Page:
Do you enjoy that, too? You've made bigger movies like "King Arthur" and "Infinite," where you get to play with those toys.

I do, I do. They're fun. How can you not? You're just a kid in a sandbox. You get to try some stuff, some drones, some lenses, all that stuff. But then sometimes it becomes a little bit of too much of that and not enough about the things I care about personally. The balance is trying to find something that gives you the money and the freedom to make these big, fun, temporal movies, but get a story that's actually about something or a character that you still care about. I think people like James Cameron or Spielberg, they've found a way to do that and execute that in a big, commercial way. I'm still playing around with that.

Of course, "Infinite" went to Paramount Plus+, plus "The Guilty" is for Netflix. How do you feel about that change?

I'm adjusting. I'm adjusting because that's the world we live in. Just like when I started out doing music videos and I started out doing commercials, the pacing changes. You just adjust as an artist. I still love the big screen, no doubt, but I also love the fact that you can go on streaming on Netflix and you can see it around the world immediately. They put it up on the big screen as well.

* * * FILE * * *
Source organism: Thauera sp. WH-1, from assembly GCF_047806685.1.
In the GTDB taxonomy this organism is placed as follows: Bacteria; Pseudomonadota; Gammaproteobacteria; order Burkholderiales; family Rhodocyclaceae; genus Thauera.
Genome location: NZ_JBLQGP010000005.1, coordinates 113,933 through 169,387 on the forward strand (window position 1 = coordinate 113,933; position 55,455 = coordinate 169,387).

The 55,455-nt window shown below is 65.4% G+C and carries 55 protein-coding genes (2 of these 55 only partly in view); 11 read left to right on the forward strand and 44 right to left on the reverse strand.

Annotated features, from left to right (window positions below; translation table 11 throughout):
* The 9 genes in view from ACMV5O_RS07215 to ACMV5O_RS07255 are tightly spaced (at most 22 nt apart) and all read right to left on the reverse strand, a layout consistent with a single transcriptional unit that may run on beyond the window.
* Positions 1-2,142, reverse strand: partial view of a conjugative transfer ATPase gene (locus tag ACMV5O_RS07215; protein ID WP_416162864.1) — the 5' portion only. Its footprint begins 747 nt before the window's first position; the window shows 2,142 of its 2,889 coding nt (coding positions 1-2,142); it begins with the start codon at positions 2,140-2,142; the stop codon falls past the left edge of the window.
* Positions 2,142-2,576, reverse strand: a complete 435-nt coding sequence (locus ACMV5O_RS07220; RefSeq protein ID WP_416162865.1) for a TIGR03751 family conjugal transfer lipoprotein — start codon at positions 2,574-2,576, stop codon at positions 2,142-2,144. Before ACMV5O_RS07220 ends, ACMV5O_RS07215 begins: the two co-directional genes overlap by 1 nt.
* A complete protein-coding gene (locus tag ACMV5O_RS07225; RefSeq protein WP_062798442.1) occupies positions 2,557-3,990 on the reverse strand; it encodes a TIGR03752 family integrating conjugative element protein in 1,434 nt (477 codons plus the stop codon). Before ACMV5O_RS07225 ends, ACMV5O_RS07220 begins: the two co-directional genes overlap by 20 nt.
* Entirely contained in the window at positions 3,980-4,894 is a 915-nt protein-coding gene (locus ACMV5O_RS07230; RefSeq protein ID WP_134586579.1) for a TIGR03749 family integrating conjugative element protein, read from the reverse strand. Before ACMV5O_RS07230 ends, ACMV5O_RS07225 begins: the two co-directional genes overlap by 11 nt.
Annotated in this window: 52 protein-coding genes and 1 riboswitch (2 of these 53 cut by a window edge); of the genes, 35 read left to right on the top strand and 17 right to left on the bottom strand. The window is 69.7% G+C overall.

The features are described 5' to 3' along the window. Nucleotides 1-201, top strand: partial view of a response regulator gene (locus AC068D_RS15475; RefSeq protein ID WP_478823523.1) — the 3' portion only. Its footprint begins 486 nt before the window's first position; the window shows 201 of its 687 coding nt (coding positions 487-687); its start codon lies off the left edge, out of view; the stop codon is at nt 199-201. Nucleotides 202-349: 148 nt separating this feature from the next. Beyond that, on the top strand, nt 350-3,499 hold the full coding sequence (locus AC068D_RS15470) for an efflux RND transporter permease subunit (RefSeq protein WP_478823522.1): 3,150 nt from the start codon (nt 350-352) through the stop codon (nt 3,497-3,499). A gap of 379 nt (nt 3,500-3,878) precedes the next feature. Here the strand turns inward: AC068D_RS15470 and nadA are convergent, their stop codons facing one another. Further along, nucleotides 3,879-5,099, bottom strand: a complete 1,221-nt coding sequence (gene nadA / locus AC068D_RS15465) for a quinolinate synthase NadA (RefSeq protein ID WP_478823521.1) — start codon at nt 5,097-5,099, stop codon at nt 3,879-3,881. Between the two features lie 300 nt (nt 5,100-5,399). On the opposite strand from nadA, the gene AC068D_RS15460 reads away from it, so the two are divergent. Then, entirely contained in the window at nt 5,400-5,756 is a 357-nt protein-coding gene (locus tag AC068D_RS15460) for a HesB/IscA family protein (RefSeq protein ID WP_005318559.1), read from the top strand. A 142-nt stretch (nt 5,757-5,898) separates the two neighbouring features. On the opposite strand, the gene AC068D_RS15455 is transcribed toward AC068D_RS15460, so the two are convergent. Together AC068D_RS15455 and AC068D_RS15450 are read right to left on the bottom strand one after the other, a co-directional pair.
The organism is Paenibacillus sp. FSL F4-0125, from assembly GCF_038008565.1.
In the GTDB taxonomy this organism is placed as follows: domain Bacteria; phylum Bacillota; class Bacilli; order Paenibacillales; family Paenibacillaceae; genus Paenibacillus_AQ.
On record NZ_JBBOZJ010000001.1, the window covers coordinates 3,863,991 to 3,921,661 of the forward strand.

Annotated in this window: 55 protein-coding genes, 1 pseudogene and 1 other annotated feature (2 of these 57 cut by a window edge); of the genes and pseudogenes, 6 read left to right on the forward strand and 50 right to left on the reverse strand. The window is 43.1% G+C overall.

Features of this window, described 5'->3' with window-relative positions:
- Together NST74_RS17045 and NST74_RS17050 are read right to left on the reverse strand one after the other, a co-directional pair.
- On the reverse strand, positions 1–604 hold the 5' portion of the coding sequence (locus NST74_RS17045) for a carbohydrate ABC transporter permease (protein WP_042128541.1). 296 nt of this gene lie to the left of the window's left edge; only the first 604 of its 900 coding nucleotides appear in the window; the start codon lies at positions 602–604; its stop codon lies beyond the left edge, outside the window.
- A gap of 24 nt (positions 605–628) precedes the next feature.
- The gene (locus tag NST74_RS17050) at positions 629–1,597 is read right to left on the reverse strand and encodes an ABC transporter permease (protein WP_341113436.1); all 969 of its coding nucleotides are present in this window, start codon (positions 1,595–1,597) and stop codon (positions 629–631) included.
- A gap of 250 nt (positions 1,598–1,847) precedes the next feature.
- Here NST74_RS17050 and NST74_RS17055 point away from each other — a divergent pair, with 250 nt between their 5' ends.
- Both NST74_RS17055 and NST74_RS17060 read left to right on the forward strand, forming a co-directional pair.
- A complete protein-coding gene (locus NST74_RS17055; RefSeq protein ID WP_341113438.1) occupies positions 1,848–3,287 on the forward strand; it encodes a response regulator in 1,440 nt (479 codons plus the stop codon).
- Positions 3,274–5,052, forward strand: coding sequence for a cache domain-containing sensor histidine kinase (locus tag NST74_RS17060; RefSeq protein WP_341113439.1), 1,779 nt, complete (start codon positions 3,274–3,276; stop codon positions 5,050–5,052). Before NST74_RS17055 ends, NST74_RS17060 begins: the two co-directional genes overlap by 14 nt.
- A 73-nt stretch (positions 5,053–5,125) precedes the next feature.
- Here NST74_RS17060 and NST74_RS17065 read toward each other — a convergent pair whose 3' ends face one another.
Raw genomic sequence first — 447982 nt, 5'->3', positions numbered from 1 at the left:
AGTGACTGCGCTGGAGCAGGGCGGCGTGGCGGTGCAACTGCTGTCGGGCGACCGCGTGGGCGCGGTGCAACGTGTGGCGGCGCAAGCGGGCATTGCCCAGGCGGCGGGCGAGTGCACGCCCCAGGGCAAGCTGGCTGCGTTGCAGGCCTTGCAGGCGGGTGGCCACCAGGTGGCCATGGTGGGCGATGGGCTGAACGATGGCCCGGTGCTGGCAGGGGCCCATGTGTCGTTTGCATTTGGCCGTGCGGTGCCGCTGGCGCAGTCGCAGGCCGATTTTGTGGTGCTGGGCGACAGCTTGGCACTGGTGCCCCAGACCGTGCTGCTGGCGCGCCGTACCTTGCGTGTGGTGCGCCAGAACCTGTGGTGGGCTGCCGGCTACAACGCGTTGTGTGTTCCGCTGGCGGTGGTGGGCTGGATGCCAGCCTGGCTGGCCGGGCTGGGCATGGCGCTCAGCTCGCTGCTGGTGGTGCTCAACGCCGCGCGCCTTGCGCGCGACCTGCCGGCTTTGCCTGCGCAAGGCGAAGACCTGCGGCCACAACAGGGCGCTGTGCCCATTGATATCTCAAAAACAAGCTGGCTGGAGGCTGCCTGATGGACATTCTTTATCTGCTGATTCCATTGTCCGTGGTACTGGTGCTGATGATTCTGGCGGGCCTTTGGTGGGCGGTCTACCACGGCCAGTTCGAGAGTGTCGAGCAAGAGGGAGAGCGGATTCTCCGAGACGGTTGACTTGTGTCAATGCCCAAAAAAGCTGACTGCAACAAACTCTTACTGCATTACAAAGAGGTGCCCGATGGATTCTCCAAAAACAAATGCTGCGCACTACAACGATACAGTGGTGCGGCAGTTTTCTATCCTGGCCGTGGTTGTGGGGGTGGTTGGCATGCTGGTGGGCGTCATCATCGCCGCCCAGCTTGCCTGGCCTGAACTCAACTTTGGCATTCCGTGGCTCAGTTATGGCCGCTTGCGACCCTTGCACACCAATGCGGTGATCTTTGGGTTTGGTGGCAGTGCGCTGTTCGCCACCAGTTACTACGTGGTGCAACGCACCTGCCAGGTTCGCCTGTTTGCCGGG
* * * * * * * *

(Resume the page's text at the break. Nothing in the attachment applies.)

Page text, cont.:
I think we're at a place where we can get our cake and eat it, too. Netflix gives you the freedom to make the movie. They're filmmaker-friendly, that's what they do. If you can get it up on the big screen, even better. That'll help as well. I think we're in a place where we have to embrace it all, we do. When Jeffrey Katzenberg was doing Quibi, me and Jeffrey, we have to embrace it all. So that's how I feel about it.

I have one more question about Kurosawa for you. Since you're such a fan of his, with "The Magnificent Seven," how did you want to stay true to him as a filmmaker?

Bullies. I think that's what it was. It's funny you asked me that because I'm always thinking about that. The first time I saw that movie I related to it, the poor people that are being mistreated and taken advantage of. We all wish we had a samurai that's going to come along and save the day. We always wish we're going to have the Magnificent Seven around on their horses and come in and save the day. I think me being on the poor people's side of things, I related to those characters of wanting outside help. I think that's what I care so much about when it comes to "Seven Samurai."